We can analyse paint and inks either before or after they have been applied. One of the simplest types of analysis we carry out is a fingerprint comparison aimed at answering a question such as “Is this paint sample really Truelux Gloss?”. Although paints, unlike humans, do not yield unique fingerprints, we can use a number of different analytical fingerprinting techniques (e.g. FTIR, GC-MS and elemental analysis) to show whether two samples are so similar that it is highly probable that they have a common origin.
The ultimate in the analysis of paints and inks is to identify all the components present together with their relative proportions. A full quantitative analysis of this type can be a lengthy and expensive undertaking and we generally recommend that we start with a simple qualitative analysis in order to establish the nature of the solvents, resins and pigments present. There are a number of reasons that clients require full quantitative analysis. In some cases they are trying to match a product that they sourced several years ago but now can no longer obtain. Another common reason is that they wish to match an historic paint which is no longer made. The re-painting of cherished aircraft, boats and cars and the need to match original paint on listed buildings are all examples of situations where detailed information regarding composition is requested. We always check if a full analysis is really required or whether a modern paint of the same colour would suffice. In some cases it is more appropriate for the client to use our colour matching service.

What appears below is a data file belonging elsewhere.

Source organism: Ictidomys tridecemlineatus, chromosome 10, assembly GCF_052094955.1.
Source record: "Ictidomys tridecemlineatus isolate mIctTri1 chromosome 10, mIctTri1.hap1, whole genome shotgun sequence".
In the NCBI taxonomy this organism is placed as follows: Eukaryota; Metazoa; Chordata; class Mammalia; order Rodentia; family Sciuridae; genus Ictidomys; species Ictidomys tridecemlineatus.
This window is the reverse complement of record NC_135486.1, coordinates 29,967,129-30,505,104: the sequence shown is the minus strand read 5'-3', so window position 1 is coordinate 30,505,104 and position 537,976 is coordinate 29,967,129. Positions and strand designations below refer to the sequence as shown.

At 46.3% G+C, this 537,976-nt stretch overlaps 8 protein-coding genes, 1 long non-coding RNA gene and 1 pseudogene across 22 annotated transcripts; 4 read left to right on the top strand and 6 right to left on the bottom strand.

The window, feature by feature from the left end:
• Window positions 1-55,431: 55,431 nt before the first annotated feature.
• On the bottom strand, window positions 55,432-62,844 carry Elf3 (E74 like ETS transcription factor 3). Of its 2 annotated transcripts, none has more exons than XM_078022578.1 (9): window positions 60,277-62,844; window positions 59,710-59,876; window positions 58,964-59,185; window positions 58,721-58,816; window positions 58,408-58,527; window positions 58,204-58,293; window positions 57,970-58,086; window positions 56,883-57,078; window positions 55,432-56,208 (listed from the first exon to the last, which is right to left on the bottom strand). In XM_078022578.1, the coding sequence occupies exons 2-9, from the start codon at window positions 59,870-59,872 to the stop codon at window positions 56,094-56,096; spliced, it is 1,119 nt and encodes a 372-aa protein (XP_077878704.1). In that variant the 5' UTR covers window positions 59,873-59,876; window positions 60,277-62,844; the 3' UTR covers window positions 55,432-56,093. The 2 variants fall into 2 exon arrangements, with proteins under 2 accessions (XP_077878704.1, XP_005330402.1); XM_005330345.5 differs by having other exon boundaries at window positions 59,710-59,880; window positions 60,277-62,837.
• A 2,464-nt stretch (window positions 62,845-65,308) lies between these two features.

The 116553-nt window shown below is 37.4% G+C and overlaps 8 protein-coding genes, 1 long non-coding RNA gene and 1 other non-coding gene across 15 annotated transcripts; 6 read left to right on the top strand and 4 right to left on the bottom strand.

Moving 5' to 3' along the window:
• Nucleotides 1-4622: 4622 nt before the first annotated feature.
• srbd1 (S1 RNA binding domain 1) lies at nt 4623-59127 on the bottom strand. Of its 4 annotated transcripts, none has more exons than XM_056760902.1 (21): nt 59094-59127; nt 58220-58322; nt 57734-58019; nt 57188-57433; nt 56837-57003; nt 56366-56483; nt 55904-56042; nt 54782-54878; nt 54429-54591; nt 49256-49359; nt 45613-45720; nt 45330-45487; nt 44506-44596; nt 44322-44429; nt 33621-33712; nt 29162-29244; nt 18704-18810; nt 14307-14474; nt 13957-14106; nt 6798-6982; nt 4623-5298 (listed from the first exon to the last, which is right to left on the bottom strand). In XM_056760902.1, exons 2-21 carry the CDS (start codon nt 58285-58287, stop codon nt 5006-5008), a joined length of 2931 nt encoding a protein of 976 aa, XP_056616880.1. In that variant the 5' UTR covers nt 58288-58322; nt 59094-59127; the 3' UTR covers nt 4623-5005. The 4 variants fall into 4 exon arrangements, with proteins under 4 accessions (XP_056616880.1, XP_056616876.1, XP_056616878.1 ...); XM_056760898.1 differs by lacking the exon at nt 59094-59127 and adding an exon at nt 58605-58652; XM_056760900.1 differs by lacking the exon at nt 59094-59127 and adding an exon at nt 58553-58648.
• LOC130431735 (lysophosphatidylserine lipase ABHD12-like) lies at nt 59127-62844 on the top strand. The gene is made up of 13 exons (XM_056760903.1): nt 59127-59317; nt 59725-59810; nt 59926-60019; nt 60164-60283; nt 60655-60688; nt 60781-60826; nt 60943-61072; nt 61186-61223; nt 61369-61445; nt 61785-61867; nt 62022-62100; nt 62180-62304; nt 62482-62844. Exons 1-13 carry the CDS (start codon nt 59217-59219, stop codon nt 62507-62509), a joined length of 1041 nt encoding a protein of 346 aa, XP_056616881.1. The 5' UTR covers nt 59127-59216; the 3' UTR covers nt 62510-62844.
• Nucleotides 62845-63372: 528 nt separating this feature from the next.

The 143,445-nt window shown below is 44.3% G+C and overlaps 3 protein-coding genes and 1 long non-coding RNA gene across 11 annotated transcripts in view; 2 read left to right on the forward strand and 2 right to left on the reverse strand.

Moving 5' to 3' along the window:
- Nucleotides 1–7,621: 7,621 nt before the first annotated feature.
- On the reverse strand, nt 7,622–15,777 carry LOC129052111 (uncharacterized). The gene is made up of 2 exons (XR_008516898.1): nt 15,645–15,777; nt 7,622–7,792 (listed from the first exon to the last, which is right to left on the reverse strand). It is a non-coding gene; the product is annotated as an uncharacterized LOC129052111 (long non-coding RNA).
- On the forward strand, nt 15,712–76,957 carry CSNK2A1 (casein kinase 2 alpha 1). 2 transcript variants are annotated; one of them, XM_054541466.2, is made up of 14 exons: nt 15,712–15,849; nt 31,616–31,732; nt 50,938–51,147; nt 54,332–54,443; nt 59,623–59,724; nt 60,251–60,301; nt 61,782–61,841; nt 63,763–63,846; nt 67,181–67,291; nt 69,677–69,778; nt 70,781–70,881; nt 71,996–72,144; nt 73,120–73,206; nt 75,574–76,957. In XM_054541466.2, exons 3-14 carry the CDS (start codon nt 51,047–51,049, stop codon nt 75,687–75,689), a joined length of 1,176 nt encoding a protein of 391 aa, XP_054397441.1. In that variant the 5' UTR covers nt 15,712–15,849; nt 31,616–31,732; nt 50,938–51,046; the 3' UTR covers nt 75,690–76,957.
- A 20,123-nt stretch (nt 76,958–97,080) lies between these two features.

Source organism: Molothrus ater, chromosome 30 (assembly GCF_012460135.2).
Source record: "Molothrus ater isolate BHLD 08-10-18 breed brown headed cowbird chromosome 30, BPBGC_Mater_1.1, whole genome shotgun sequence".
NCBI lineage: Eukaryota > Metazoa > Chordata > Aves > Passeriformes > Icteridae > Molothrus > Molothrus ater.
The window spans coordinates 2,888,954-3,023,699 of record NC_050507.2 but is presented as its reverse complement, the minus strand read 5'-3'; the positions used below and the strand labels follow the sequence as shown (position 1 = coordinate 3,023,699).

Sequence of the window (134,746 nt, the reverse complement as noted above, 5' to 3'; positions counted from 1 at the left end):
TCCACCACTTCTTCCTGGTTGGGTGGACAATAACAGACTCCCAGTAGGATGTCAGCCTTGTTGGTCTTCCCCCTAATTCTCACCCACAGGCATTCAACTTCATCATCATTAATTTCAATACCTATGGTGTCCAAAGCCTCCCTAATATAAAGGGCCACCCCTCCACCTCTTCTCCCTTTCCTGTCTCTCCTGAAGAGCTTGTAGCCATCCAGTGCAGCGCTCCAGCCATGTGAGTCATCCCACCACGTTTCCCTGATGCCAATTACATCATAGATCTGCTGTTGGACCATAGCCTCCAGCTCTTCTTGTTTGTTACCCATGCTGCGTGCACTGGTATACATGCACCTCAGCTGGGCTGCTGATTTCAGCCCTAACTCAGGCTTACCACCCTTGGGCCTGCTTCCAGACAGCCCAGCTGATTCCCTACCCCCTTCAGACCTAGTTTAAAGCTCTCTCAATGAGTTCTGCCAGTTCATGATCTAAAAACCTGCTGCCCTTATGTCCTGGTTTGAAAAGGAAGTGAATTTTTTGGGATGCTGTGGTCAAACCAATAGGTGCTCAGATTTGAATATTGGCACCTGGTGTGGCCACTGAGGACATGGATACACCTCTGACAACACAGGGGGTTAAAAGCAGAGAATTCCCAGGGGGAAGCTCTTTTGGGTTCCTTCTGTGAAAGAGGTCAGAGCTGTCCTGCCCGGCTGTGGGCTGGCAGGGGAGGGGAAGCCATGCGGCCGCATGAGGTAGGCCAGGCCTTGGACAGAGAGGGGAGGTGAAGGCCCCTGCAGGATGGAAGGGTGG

Clients, who are not paint manufacturers but intend to use our results to have a paint custom-made, are always advised to liaise with their prospective paint manufacturer before commissioning any analysis. This ensures that we provide the amount of detail required by the manufacturer.